These small customizations and advantages quickly add up; which in competitive settings, makes a world of difference.

Comment: Re:Short answer (Score 2, Interesting) 1115

by laparel (#32864050) Attached to: Has Any Creative Work Failed Because of Piracy?

As one who lives in Southeast Asia, I'd like to share my own 2 cents here.

The general indie film's target market here at least belong to the upper middle-income class. They comprise of slightly less than 4% of the total population in the Philippines. (See, the income inequality here is so high that those in the lower middle-income bracket worry about going hungry still.) And considering that indie films aren't marketed extensively, your left with a really very very small market.

It's tough but hey, that's the indie game. Now, you'd also have to understand that the people who buy pirated stuffs here usually don't belong to the indie market. Would the folks who pirated your film ever watch it in the theaters? Hell no. It's not a blockbuster film that everybody else would be talking about for the next three weeks. They'd rather save that money for food.

The good news here is that the people that are able and willing to spend money to see indie films, will, given the opportunity to do so. The bad news is since distributors snubs the small but dedicated market they have here, they're forced to watch the film through other means - be it legal or not. Hell, I know a lot of people here who pays extra for shipping just to watch indie flicks.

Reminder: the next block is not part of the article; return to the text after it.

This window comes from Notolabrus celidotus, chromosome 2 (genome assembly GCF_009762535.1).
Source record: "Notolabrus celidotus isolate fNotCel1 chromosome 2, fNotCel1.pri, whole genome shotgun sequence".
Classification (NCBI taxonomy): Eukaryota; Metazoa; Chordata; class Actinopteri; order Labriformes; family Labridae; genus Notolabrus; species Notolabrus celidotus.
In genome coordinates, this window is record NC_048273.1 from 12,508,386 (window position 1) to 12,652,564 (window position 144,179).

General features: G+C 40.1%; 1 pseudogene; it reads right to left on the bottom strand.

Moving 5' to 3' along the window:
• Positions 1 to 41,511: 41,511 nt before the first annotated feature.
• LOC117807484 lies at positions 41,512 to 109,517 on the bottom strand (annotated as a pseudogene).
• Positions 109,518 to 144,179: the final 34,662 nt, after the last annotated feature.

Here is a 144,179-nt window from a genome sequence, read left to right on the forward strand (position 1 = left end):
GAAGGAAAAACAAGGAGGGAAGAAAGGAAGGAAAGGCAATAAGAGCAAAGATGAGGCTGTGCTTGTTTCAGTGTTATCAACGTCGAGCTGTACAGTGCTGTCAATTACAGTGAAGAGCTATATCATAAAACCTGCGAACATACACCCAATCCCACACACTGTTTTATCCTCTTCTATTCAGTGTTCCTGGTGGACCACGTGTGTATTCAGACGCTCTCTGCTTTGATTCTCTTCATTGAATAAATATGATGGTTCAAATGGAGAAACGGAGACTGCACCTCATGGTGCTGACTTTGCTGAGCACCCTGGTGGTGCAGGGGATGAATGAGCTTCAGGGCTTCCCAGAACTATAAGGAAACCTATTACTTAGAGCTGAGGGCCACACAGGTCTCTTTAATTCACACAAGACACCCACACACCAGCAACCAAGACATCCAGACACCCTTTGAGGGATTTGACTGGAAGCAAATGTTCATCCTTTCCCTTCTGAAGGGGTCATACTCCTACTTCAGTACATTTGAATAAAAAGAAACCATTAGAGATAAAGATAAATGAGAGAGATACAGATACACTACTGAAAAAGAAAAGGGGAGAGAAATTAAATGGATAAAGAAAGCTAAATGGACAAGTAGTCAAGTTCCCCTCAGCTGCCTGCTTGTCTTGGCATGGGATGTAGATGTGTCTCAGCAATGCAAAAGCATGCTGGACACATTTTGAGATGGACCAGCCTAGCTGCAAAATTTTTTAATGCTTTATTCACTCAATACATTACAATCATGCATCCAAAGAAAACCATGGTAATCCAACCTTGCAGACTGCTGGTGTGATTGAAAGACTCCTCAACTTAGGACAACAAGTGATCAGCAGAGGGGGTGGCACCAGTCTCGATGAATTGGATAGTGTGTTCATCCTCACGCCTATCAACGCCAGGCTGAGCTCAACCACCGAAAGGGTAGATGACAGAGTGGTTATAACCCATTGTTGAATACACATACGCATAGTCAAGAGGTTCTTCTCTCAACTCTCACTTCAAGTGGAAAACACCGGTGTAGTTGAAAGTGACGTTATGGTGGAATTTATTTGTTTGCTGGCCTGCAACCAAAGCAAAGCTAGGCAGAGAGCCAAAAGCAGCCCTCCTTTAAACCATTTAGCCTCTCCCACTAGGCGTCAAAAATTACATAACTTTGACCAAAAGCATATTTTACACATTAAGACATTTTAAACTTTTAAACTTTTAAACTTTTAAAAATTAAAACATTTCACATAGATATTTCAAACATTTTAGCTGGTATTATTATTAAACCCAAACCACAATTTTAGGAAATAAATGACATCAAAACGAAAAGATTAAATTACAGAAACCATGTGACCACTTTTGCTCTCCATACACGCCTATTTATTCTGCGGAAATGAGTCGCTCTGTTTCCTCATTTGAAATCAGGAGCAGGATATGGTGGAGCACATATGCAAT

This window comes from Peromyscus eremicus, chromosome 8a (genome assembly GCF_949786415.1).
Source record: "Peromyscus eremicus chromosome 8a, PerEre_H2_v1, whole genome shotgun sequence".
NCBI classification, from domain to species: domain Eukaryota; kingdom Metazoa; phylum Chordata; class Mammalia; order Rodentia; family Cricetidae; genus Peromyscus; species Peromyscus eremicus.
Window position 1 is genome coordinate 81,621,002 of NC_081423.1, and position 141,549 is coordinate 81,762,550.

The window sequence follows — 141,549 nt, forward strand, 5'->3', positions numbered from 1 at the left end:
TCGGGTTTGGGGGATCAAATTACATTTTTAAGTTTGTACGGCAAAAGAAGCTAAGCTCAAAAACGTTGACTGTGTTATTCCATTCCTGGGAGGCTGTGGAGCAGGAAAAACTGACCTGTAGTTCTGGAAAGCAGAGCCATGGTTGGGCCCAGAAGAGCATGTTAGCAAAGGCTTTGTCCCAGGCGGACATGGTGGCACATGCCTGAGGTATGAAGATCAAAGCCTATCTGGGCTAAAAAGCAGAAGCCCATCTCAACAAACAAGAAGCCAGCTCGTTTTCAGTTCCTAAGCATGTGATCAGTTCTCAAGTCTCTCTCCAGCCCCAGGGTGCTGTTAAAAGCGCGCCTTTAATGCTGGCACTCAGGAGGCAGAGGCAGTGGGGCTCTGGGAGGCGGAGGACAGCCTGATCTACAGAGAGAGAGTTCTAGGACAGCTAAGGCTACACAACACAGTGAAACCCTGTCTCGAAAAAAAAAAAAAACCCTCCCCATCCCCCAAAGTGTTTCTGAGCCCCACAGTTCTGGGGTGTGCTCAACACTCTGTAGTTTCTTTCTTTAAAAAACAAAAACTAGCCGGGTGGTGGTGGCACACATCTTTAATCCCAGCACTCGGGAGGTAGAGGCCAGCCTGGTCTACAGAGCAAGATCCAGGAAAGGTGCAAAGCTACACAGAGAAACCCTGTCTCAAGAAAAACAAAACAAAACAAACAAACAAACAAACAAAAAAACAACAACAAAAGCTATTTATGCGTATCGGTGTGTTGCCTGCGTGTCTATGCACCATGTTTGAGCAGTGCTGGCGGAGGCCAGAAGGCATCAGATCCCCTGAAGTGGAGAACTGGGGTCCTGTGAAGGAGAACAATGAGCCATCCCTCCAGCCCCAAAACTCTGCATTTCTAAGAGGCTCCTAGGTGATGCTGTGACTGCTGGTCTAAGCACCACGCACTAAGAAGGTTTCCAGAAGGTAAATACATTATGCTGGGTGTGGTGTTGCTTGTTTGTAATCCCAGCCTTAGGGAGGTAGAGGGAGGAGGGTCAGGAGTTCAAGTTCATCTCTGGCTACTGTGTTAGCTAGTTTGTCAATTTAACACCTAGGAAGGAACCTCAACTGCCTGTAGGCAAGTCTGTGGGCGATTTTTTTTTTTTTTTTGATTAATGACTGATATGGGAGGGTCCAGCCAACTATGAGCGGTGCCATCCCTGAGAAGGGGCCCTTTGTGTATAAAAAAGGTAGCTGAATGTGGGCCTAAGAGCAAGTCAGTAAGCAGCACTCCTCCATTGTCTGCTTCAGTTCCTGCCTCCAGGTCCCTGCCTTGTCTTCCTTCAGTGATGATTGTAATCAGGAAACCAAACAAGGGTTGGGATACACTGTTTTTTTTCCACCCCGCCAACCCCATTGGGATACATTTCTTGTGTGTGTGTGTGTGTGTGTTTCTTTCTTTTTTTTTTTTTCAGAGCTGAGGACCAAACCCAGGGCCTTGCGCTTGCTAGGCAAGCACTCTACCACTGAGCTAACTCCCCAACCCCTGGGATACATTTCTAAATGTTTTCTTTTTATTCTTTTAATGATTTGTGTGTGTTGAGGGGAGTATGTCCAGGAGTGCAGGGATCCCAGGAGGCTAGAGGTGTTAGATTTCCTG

Comment: Re:I wish people would act more ethically (Score 5, Insightful) 443

by laparel (#31978564) Attached to: Ubisoft's DRM Cracked — For Real This Time

So... You don't like Ubisoft's DRM but since you really really like AC2, you wait for a crack then still buy the game?

Look it's your money and everything so you're free to use it however you want, but to me buying their game whilst hating their DRM is very short sighted and counter-intuitive. If the current DRM-Crack arms war continues to escalate, I fear we'll just end up with a subscription model or something so draconian that pirates might just not be able to crack. You might be able to play Assassin's Creed 2 for now; but come Assassin's Creed 3, we'll all be fucked.